Jackie Redpath grew up in the Woodvale area of the upper Shankill Road, a child of Evangelical Christian parents, his early life was dominated by the Shankill Baptist Church.
“It was a very strict evangelical, fundamentalist upbringing, very clear lines between right and wrong, black and white. You were separated from your friends in the street by difference, because your whole week was dominated by church based activities when you weren’t at school”
In his teens, Jackie was preaching in his local Baptist church, “It’s a bit ridiculous really, a 15 year old, I was a boy preacher, because I was just brought up to believe that”.
When rioting on the Shankill Road broke in the late 1960s, Jackie began to look at different ways of bettering peoples lives.
“It was an uprising on the streets, it was riots, it was nightly, it was turmoil and that sort of stuff invaded the church, except that the church attempted to avoid it, and this opened my eyes. Sunday night at the Shankill Baptist was the Gospel meeting, this was the bit where you were meant to have the great unsaved to get them saved, they were all outside rioting and you were inside, quite safe. The church’s reaction was to move their Gospel meeting from 7pm to 4pm before the riots started so that they could drive in and get their cars out before the riots. I thought, something’s wrong here, instead of being out talking to these people and getting them in from all this mayhem, here are people getting out of the way before it actually happens. That really changed the situation for me, A few of us said look, we need to be doing something about this if we believe in what we believe in. We opened a two up two down derelict terraced house, fixed it up, moved in and called it The Way, which was like an outreach thing for all the kids who were out causing all sorts of trouble. That was, I suppose, a key thing for me in breaking away from the established church.”
In the early 1970s Jackie studied History at Queens University. He was also trying to understand the redevelopment that was happening around him.
“People talk of the Troubles over the last forty years, and, I remember during it saying a bigger trouble for the people on the Shankill, was redevelopment. That’s what turned their lives upside down. The redevelopment impacted not only on people’s lives and families but on the whole community, because the process was inhumane, it took apart a community and never put it together again”
In 1973, Jackie was married and living in the Hammer area of the Shankill, working for the Shankill Community Council. He became involved in the ‘Save The Shankill’ campaign, fighting the planners as well as the N.I. Housing Executive in an effort to save the Shankill community’s way of life.
“Save The Shankill campaign was one of the great joys of my life, I think we did have a big impact. I think there was a question mark over the future of the Shankill and I’m not sure what would have happened if the community had not risen up and said we are not taking anymore of this”.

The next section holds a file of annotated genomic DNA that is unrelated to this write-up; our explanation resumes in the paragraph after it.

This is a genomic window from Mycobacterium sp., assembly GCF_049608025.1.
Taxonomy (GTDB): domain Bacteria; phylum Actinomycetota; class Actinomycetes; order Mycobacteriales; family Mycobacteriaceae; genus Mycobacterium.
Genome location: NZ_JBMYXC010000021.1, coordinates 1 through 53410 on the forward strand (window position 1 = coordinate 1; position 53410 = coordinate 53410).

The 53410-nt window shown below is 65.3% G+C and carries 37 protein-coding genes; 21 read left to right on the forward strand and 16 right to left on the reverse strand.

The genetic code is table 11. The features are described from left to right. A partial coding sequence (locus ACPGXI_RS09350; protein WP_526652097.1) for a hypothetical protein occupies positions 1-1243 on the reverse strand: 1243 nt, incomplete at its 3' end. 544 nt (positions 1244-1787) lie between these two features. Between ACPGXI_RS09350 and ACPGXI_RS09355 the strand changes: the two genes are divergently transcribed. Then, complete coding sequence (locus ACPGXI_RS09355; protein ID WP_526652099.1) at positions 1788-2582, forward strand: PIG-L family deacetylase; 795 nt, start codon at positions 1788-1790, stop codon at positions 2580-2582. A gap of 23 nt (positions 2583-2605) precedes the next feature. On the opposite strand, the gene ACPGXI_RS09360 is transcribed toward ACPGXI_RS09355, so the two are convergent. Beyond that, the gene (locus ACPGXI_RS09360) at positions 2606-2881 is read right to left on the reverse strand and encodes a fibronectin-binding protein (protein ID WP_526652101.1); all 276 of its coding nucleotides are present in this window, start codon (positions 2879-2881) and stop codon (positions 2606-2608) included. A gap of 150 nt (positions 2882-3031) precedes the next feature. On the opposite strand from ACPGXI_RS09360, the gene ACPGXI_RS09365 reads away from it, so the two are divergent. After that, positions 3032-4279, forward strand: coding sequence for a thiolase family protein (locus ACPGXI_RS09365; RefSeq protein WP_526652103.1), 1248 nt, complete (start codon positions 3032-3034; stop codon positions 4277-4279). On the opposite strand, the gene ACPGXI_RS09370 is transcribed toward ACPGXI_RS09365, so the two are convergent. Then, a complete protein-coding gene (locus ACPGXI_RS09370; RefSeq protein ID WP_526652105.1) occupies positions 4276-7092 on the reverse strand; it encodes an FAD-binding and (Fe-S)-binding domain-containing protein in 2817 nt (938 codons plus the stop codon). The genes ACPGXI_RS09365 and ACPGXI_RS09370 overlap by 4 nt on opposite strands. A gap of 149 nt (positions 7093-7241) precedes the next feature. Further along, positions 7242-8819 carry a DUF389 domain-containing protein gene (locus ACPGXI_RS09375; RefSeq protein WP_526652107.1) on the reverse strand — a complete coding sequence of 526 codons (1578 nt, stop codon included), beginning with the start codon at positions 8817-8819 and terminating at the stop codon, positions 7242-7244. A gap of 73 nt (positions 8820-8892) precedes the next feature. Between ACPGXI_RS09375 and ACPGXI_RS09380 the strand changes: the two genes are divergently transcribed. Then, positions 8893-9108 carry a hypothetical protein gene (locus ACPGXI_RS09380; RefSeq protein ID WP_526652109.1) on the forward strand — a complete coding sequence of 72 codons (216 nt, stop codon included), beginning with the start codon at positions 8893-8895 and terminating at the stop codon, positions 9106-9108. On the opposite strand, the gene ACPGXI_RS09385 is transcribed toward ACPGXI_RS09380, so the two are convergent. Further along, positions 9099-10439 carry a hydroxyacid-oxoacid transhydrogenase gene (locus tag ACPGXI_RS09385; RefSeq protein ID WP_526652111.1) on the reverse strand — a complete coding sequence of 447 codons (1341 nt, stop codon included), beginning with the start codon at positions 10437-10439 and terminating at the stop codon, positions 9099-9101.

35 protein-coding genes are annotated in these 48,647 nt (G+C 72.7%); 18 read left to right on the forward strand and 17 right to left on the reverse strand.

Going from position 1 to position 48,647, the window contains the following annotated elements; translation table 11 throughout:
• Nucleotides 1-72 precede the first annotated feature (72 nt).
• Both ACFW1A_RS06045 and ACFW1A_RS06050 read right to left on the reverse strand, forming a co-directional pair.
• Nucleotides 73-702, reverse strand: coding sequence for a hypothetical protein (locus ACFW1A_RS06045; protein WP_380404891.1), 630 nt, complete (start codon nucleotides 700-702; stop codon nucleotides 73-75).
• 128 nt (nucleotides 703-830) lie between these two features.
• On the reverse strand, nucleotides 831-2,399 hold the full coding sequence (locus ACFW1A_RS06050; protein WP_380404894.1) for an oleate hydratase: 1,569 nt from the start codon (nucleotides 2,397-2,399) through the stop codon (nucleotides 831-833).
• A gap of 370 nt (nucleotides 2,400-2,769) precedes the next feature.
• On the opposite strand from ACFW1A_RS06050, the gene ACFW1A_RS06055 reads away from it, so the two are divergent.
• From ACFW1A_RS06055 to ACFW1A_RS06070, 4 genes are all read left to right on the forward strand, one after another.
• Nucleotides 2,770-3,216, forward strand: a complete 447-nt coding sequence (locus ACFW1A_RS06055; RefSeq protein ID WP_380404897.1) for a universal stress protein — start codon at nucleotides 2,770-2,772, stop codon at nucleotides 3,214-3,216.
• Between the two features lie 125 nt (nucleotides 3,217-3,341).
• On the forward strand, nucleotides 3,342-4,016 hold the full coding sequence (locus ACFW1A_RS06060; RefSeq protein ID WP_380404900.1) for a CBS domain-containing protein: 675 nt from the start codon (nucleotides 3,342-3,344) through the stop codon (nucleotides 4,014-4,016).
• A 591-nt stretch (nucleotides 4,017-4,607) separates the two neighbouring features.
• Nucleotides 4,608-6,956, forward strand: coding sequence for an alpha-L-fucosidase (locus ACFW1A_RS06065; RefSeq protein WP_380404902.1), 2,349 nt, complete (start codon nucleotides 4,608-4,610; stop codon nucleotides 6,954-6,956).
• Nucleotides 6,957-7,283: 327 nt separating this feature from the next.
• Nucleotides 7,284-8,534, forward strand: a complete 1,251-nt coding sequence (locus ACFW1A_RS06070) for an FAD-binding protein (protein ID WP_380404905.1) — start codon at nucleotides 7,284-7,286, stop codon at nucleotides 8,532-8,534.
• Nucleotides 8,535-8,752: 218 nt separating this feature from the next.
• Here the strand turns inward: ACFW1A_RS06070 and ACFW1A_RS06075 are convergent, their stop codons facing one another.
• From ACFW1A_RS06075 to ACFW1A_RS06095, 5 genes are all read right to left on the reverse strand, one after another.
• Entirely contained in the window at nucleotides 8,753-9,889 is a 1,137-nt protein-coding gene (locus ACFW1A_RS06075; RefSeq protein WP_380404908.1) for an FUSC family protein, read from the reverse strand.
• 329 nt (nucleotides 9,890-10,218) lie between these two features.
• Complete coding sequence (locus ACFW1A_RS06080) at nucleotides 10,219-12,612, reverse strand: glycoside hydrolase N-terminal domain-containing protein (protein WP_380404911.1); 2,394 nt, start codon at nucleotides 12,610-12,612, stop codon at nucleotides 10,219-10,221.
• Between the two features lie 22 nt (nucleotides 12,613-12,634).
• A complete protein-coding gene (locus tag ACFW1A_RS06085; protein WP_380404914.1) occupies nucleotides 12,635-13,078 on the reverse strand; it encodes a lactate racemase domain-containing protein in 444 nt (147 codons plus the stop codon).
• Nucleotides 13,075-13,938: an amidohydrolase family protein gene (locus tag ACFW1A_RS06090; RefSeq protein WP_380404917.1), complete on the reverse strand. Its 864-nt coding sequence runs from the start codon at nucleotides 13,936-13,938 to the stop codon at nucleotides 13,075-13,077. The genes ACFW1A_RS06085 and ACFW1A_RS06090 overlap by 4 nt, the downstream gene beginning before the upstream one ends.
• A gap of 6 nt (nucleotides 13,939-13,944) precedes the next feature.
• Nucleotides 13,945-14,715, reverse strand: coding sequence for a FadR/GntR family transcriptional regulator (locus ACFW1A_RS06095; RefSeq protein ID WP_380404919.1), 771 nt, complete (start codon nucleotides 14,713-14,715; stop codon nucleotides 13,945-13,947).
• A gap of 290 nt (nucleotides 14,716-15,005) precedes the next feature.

“Over a three to four year period the ‘Save The Shankill’ campaign was probably one of the most successful community action campaigns in the UK. It really took the planners on. We opposed the motorway happening, we stopped the building of the flats, we turned plans on their heads and got terraced housing put back, we stopped the demolition of Shankill shops, really the ‘Save The Shankill’ campaign did do what it said on the tin, it was a very exciting time”
Jackie learned was that it was difficult to get the NI Housing Executive to start building.
“It ended up that you had acres of land left derelict”
In 1977, Jackie left the Shankill Community Council and started working at the Shankill Education Workshop.
“It was ahead of its time. It was trying to out education the forefront. We started publishing a community newspaper called The Shankill Bulletin. It started of as an A4 news sheet that we was printed at the Print Workshop in Belfast (located in Just Books). We thought if we turned this into a proper tabloid newspaper maybe this could work.
A local newspaper is so important, it gives a voice to the area, it strengthens the identity of an area when the area itself feels under threat, it allows you to raise issues, it can hold government and others in authority to account if done properly and it can also be a big voice in terms of sanity in the area in scotching rumours. I mean this was through the worst of The Troubles”.
“We did fight a lot of issues, not least of which was a whole succession of imposed rent increases, that made people’s lives very difficult. We could mobilise hundreds of people at that time and closed parts of north and west Belfast for protests”.
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